Dubbed by Finjan's Malicious Code Research Center (MCRC) as the "Random JS Toolkit," the malware development package is allowing attackers to create threats that only attempt to victimize an individual computer in the same manner a single time to protect against discovery by anti-virus systems and researchers' automated "crawlers."
Typically when automated crawler programs come across new attack samples, they return to the threats' source URLs to verify their names and characteristics and to create signature files that allow their products to block the programs -- or they enter the sites onto so-called blacklists of compromised domains.
However, once a machine has been infected with an attack made using the Random JS Toolkit, the threat will recognize that the machine has already been targeted and won't attempt to download it again, thereby thwarting efforts to identify or track the exploits, Finjan experts contend.
During the month of December 2007, Finjan estimates that more than 10,000 individual sites were compromised with attacks built using the Random JS Toolkit. Most of the URLs serving as distribution points for the attacks were legitimate sites that had been hijacked, the company said.
Among the infected sites were some that would qualify as well-known, highly trusted domains, said Yuval Ben-Itzhak, chief technology officer of Finjan.
Ben-Itzhak said the toolkit serves as a prime example of the types of tactics he expects leading-edge malware authors to utilize more frequently in the coming year.
"We've found the initial 10,000 sites, but we're sure that there are many more that have already been infected. When we can find this number of exploits, it is clear that this must be a very significant attack that has affected a lot of people," he said. "Using the combination of techniques available in this toolkit, the threats that are being created can become very powerful and stay alive to infect people for longer periods of time."
Among the types of malware infections being served up using the toolkit, Finjan has observed everything from Trojan viruses and keystroke loggers to botnet recruiting programs, he said.
For its part, Finjan's real-time code inspection technology can defend against such threats because it eschews the use of traditional virus signatures or blacklists in favor of constant monitoring for any malware activity coming across a network armed with one of its devices, Ben-Itzhak maintains.
Rival AV vendors, including Symantec, contend that features such as the market leader's recently developed "generic exploit prevention," based on behavioral cues, should also be able to isolate and defend against such emerging attacks.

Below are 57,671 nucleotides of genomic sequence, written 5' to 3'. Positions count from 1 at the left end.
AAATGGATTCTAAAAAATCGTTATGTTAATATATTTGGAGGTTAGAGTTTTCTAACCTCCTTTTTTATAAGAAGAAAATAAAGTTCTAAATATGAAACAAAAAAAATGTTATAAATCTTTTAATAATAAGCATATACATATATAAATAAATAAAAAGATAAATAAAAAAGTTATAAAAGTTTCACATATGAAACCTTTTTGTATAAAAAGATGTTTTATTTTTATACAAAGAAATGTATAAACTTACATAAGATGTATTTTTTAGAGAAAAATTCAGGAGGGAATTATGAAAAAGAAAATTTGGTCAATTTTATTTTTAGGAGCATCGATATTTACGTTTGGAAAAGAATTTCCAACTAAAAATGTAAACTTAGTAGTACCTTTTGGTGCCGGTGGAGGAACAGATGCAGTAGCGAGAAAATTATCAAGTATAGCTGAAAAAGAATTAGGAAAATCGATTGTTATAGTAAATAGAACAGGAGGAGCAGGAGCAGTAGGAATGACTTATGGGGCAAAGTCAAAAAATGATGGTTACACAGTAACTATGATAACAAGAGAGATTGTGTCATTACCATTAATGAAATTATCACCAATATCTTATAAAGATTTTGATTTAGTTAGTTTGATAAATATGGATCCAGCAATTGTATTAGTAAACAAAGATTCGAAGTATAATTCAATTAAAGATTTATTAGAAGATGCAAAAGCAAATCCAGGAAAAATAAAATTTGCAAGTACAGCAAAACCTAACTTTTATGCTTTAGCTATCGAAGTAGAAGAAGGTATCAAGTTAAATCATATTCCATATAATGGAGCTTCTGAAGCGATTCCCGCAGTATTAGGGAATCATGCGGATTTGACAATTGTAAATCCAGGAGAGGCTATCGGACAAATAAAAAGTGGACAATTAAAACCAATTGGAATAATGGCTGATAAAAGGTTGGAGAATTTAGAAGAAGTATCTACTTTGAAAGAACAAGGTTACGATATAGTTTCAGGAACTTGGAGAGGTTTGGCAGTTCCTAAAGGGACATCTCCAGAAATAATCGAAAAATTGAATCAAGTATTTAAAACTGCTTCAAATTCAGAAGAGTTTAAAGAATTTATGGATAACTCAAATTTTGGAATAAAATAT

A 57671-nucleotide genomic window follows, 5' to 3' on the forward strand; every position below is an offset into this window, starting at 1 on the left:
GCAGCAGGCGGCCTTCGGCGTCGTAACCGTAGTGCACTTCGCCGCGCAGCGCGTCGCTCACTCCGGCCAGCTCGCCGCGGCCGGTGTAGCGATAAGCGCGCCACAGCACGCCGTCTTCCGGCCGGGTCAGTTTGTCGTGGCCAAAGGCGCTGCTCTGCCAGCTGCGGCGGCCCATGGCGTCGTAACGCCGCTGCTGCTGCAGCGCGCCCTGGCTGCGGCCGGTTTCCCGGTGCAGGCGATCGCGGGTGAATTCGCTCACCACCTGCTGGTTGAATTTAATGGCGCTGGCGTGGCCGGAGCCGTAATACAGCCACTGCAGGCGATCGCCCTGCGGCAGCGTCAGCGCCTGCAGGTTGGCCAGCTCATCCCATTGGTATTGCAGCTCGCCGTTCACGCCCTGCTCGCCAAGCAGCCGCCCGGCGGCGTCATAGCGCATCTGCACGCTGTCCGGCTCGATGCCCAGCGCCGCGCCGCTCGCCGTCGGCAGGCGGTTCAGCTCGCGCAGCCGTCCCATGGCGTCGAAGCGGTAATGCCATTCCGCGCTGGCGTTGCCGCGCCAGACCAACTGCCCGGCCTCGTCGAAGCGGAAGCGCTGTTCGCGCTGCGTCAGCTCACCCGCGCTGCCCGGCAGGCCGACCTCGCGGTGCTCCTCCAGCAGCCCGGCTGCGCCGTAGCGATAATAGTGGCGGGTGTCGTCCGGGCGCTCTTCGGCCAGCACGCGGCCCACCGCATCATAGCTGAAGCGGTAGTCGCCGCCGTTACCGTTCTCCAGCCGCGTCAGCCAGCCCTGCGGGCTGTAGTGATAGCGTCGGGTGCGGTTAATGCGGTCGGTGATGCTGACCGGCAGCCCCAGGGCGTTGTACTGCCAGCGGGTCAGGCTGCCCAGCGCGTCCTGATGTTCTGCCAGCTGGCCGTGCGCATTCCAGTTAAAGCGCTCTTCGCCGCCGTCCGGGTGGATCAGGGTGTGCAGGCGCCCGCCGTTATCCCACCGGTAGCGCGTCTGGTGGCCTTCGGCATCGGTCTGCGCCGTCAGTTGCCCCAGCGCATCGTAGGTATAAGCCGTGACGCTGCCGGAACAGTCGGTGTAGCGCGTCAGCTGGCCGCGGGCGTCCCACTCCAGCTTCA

Unlike the widespread iFrame attacks that proliferated across the Web during 2007, threats created using the Random JS Toolkit will also be much harder for security researchers to track down because they do not lead back to central sites where the actual malware code itself is hosted, Finjan maintains.
Since the involved malware code is loaded directly on a site, and it won't attempt infect the same computer or IP address twice, traditional URL blacklisting and signature-based techniques will likely prove futile against the attack, the company said.
However, from what the security appliance vendor can deduce, Ben-Itzhak said the firm believes there is only one malware group currently using the toolkit.
"From what we can tell, all the information flowing back from the compromised sites is heading to the same server," he said. "This indicates that there is probably only one group controlling this malware code thus far, and that they are probably being very successful; this is just another step forward for the criminals involved to continue to improve their attack methods and remain undetected."
Ben-Itzhak said that the involved server is not one that matches any of the company's lists of machines controlled by well-known malware authoring groups such as the Russian Business Network. The server the company is tracking was originally located in Europe, but has recently been moved to China -- and likely will continue to be moved around to avoid detection, according to the expert.
Most of the data the security company has seen being sent to the server has been related to online banking username and password data, he said.